Stem cell renewal and differentiation are regulated by interactions with the niche. Although multiple cell populations have been identified in distinct anatomical compartments, little is known about niche-specific molecular factors. Using skin as a model system and combining single-cell RNA-seq data analysis, immunofluorescence, and transgenic mouse models, we show that the transmembrane protein embigin is specifically expressed in the sebaceous gland and that the number of embigin-expressing cells is negatively regulated by Wnt. The loss of embigin promotes exit from the progenitor compartment and progression toward differentiation, and also compromises lipid metabolism. Embigin modulates sebaceous niche architecture by affecting extracellular matrix organization and basolateral targeting of monocarboxylate transport. We discover through ligand screening that embigin is a direct fibronectin receptor, binding to the N-terminal fibronectin domain without impairing integrin function. Our results solve the long-standing question of how embigin regulates cell adhesion and demonstrate a mechanism that couples adhesion and metabolism.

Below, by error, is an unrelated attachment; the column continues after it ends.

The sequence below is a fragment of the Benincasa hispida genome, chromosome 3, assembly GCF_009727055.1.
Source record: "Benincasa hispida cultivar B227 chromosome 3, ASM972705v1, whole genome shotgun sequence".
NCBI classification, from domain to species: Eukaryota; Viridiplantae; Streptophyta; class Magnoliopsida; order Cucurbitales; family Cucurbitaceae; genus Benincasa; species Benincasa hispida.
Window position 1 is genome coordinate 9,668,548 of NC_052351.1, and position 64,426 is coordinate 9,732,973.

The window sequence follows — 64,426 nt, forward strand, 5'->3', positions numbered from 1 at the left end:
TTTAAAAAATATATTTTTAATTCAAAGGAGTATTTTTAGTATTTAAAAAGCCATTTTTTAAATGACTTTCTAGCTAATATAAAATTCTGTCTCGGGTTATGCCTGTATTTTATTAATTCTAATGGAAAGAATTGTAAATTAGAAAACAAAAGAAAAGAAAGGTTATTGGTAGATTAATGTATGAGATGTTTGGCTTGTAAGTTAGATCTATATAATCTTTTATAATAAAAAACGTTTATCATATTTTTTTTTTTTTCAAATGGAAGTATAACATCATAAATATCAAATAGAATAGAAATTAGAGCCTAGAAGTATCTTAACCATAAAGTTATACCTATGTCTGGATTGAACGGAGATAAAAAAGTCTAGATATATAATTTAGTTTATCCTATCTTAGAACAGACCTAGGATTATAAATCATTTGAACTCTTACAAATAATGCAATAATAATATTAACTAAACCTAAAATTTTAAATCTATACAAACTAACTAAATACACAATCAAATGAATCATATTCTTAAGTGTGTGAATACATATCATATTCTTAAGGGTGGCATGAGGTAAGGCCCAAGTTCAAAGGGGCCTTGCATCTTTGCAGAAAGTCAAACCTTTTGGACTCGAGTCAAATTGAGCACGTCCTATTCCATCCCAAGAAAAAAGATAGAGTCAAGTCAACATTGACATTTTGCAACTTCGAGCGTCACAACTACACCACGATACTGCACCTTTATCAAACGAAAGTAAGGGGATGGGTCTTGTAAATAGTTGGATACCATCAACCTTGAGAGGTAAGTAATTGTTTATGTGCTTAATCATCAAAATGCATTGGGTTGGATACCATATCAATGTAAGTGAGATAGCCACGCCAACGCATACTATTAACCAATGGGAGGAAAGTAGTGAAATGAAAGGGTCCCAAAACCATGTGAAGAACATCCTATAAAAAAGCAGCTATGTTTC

|Number of pages||21|
|Publication status||Published - 20 Jun 2022|
|MoE publication type||A1 Journal article-refereed|